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Britain Trims Artistic Waste

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Great Britain has a new coalition government of Conservatives and Liberal Democrats, and what a mess it is as they face the largest budget deficit in Europe. Where, oh where, will they cut the budget? Horror of horrors, one obvious target is funding for the arts "in the land of Shakespeare." When the Empire is so broke that National Health Service is refusing people hip replacements, it's probably not a good idea to suggest it's more important to fund the ballet.

Especially when the government-bankrolled ballet is "The Spirit of Diaghilev."

Anthony Faiola of The Washington Post reports the usual line we hear in America about arts funding, that taxpayer monies provide artists with "independence," and all that blather. But then he quite seriously maintains that government is a "beacon for controversial pieces, such as one staged last year at Sadlers Wells in which" -- are you ready for this? -- "the pope sexually abuses an altar boy through an interpretive dance."

That's putting it mildly. As the Daily Mail more accurately reported last November, "The BBC has dropped plans to air a controversial ballet after discovering that it features a deformed Pope who sexually abuses altar boys and rapes pregnant women. 'The Spirit of Diaghilev' prompted boos and a walkout from some of the audience last month when it premiered at Sadlers Wells in London."

The BBC had already announced it would televise the production without learning the whole sordid story. The piece was commissioned by the government and planned for airing on BBC before "the finer details were established." The "Spirit" piece contains four different dance programs, and the hateful one was "Eternal Damnation to Sancho and Sanchez" by Javier de Frutos.

Would Faiola and Co. be so enthusiastic if the story line featured an imam abusing little boys and raping pregnant women?

Amazingly enough, this sexually graphic exercise in anti-Christian bigotry was given a family-hour spot on BBC4, according to a spokesman, "because ballet at this time of year is a family thing. You sit down together and watch." For his part, de Frutos was angry at how naive the BBC was to assume it was family-friendly "just because it was ballet. People just simply assumed, and you should never assume in art."

The BBC acknowledged they decided not to air the program because it was the Advent season and "was essentially part of our Christmas schedule." Millions of taxpayers sent in their pounds to see their faith pounded by filthy "artistic" bullies. But at least it wasn't waved in the faces of their children.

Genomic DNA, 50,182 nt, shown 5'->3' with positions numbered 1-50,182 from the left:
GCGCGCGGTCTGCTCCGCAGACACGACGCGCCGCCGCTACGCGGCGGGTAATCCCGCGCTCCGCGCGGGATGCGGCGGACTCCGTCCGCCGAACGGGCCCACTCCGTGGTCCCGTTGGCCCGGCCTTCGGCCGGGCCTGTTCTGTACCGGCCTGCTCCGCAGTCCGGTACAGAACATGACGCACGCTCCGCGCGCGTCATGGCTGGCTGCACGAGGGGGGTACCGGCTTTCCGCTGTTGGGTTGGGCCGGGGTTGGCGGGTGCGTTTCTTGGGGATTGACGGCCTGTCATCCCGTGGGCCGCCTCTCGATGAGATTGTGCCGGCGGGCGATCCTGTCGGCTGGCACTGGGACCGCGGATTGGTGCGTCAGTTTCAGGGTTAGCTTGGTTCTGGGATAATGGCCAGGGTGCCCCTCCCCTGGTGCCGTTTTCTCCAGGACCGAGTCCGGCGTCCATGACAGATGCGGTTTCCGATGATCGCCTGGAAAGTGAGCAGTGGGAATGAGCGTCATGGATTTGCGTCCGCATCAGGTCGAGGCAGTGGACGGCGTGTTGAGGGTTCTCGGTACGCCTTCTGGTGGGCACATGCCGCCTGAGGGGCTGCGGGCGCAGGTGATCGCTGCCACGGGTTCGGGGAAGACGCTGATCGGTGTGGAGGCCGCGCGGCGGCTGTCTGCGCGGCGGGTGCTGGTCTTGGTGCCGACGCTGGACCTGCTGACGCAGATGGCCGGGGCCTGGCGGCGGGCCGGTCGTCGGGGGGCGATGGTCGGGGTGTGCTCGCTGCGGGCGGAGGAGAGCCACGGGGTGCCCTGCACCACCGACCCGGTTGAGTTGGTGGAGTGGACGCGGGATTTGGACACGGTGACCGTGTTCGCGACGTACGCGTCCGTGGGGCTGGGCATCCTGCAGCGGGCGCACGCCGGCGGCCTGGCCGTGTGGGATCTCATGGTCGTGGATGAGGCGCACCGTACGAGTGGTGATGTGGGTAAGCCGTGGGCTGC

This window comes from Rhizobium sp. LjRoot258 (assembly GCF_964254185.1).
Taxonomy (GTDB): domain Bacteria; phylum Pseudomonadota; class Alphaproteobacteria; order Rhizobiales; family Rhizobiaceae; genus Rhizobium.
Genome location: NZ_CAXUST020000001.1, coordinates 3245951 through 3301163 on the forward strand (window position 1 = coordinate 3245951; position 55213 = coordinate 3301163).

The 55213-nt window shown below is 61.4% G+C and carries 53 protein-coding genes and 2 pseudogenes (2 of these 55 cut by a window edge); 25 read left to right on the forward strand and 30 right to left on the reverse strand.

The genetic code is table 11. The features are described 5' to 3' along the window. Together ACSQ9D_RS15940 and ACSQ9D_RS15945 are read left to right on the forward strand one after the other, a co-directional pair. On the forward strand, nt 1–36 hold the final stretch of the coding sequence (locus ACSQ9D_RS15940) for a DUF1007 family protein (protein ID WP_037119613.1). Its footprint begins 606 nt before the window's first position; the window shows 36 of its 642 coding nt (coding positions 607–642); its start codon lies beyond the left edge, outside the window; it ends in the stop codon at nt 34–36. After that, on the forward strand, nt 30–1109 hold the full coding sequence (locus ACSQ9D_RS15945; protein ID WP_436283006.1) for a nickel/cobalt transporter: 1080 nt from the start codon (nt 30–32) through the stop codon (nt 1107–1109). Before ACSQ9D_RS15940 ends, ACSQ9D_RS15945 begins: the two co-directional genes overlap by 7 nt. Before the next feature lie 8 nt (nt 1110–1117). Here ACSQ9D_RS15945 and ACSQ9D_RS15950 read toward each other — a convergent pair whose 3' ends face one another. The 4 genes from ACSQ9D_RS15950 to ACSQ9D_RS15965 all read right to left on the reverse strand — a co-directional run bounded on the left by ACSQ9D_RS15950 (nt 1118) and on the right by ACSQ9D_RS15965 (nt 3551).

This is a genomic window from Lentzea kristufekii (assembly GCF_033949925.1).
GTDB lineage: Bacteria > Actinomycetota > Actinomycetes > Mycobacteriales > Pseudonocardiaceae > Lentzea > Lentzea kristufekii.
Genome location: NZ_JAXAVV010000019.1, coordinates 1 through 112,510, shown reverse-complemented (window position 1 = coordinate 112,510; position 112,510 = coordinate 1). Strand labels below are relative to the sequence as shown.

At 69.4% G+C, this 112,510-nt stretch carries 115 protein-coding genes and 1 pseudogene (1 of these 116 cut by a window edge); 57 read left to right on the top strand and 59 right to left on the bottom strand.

The Washington Post tried to make the case for Britain's arts bureaucrats, making a list of all the glowing talents that the government helped along. We're told Grammy-winning singer Amy Winehouse began her musical career at the National Youth Jazz Orchestra. After one wildly popular album, Winehouse is now best known as a raging tabloid cartoon of chemical dependency. Is she really the best poster child for keeping a ballooning deficit?

When a country's financial ship is sinking, is it really important that the government might not foster the next Sam Mendes, the director who won an Oscar for the morally appalling film "American Beauty"? That's more of an argument against than for subsidies.

Arts lobbyists seriously believe that a ballet is just as important as a hip replacement. They refuse to submit to the notion that the arts can be seen as less essential in the grand scheme of government than anything else.

But it's easy to argue that it's less essential than everything else.

The Post story acknowledged that the new government in Britain is saying the budget cuts aren't temporary and they are calling for a permanent shift toward the American model of mostly private philanthropy for the arts. Ed Vaizey, the government's new culture minister, insisted the best works would find a private sponsor -- even if the works savage the private sector. He noted the case of "Enron," a British play that started in government-funded theater before finding private backers despite the "anti-capitalist themes."

London's arts advocates shouldn't be gloomy. Anyone who's followed Hollywood knows that large entertainment conglomerates instinctively genuflect in their support for perverted "artistic" themes and have no trouble supporting anti-capitalist diatribes (see the entire career of Michael Moore). In fact, they'll probably learn to whisper into the ears of Bill Maher and get their pope-bashing ballet to air in prime time on HBO.

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